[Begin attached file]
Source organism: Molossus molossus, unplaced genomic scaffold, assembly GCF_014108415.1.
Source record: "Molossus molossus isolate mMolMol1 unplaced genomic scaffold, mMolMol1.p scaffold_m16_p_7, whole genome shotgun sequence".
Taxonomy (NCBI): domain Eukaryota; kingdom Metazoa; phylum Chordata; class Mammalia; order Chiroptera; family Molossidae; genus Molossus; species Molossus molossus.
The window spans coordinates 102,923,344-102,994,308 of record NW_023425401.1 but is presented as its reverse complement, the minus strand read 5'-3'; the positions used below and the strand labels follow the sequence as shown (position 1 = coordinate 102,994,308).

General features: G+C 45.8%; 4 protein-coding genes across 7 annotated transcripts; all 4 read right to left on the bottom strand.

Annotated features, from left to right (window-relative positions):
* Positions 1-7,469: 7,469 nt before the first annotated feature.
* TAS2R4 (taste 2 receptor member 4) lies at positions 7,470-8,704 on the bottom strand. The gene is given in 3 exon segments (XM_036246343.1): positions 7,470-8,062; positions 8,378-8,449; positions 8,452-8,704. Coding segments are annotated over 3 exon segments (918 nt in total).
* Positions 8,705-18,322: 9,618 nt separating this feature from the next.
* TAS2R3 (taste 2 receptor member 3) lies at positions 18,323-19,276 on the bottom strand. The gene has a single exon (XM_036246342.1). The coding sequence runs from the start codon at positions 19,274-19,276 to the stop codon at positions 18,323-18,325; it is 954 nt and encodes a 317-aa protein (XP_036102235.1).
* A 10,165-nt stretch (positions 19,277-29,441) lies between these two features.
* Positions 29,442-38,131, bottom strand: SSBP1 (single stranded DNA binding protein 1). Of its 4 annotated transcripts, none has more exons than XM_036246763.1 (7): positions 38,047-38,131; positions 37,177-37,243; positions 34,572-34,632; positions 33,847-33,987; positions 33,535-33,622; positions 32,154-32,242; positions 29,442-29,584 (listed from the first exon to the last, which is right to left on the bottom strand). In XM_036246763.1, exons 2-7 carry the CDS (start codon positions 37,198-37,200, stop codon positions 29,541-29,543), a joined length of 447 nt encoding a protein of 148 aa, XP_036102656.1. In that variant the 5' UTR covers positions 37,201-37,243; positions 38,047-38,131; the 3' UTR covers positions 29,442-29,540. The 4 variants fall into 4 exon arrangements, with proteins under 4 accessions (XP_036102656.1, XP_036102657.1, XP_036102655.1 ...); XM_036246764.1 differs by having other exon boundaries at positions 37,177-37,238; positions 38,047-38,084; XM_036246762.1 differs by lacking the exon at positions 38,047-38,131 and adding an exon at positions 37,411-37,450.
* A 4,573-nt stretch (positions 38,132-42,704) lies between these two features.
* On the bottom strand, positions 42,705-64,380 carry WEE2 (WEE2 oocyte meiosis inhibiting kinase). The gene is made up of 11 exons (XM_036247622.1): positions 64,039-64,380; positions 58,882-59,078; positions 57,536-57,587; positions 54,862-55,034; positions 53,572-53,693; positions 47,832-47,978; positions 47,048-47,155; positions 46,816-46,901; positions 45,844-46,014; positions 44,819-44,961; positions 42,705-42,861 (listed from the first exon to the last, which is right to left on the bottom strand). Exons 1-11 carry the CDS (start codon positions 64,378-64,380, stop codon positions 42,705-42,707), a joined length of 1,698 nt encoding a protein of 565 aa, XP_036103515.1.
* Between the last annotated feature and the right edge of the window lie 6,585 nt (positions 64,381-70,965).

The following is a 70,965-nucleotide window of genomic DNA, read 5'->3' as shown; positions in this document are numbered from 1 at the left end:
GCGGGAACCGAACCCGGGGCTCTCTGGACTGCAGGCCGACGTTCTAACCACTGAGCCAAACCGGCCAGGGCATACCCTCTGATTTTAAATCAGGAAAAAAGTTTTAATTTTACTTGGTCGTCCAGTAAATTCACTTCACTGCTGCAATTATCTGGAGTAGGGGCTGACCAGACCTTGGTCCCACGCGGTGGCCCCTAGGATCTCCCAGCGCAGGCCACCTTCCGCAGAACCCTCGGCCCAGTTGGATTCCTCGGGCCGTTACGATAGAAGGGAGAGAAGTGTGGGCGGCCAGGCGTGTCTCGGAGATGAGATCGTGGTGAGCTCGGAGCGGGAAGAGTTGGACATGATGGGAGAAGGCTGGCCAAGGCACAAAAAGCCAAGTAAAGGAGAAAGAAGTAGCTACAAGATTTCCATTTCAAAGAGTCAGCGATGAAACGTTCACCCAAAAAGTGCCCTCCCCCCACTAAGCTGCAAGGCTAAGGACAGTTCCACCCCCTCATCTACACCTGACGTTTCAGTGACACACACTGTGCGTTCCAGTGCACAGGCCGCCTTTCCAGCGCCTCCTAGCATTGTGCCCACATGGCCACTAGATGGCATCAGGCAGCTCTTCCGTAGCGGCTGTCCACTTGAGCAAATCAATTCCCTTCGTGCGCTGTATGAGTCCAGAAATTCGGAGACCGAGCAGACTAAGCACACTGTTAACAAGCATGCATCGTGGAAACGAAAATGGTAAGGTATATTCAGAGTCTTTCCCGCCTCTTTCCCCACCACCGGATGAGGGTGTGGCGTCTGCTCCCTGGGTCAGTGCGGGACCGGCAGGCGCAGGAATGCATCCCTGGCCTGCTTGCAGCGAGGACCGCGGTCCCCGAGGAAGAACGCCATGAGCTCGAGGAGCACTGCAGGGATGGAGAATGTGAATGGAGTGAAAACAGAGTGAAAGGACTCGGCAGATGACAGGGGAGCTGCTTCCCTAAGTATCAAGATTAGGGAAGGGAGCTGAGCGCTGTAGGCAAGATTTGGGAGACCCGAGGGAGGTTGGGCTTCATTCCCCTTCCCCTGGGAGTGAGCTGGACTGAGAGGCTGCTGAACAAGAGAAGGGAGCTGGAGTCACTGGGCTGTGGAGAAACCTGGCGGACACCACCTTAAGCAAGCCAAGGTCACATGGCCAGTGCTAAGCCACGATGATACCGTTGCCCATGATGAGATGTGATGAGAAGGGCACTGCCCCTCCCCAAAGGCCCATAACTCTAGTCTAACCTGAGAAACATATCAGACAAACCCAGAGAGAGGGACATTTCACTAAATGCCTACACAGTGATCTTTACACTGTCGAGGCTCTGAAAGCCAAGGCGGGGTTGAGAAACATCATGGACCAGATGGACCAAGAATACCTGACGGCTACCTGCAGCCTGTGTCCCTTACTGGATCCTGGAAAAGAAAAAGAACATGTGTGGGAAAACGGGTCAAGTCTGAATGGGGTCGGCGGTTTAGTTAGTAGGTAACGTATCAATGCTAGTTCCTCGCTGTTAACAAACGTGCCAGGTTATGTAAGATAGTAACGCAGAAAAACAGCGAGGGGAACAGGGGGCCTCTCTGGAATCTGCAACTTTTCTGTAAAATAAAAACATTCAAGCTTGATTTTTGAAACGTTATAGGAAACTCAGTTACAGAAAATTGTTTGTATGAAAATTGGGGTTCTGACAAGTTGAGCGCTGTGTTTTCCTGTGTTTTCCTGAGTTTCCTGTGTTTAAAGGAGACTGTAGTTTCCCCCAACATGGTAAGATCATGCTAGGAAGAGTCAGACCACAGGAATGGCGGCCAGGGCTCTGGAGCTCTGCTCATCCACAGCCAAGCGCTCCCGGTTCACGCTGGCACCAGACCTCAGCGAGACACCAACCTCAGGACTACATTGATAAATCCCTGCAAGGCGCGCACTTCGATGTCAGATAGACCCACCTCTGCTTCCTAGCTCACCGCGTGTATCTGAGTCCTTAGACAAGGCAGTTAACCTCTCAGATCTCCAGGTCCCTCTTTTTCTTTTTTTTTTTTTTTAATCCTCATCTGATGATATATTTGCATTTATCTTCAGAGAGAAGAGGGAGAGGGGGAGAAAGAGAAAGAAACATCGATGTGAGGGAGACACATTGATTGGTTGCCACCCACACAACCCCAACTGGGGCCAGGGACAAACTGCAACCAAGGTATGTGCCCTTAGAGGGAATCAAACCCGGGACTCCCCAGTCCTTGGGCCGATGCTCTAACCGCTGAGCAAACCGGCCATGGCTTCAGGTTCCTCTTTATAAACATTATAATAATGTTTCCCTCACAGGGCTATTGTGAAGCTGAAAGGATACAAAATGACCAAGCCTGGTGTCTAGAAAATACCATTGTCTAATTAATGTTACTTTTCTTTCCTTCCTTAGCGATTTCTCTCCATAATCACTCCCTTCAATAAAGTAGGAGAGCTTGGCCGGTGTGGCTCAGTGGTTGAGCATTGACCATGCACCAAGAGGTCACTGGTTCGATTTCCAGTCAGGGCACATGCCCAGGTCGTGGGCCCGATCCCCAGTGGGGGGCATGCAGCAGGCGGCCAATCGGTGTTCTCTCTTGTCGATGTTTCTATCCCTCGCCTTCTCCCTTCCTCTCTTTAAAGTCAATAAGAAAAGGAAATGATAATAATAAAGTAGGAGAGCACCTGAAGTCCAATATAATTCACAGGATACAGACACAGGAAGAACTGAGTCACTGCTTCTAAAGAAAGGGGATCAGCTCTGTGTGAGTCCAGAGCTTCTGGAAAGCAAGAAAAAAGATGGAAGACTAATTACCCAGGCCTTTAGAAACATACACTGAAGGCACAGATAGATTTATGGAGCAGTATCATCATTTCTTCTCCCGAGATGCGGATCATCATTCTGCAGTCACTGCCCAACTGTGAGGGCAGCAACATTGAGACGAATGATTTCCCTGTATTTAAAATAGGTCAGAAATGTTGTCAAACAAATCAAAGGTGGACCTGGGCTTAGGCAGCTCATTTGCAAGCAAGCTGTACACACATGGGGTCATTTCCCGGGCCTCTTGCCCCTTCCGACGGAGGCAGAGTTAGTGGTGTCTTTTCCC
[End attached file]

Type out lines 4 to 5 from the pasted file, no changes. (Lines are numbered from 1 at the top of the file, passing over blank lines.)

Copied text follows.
The window spans coordinates 102,923,344-102,994,308 of record NW_023425401.1 but is presented as its reverse complement, the minus strand read 5'-3'; the positions used below and the strand labels follow the sequence as shown (position 1 = coordinate 102,994,308).

General features: G+C 45.8%; 4 protein-coding genes across 7 annotated transcripts; all 4 read right to left on the bottom strand.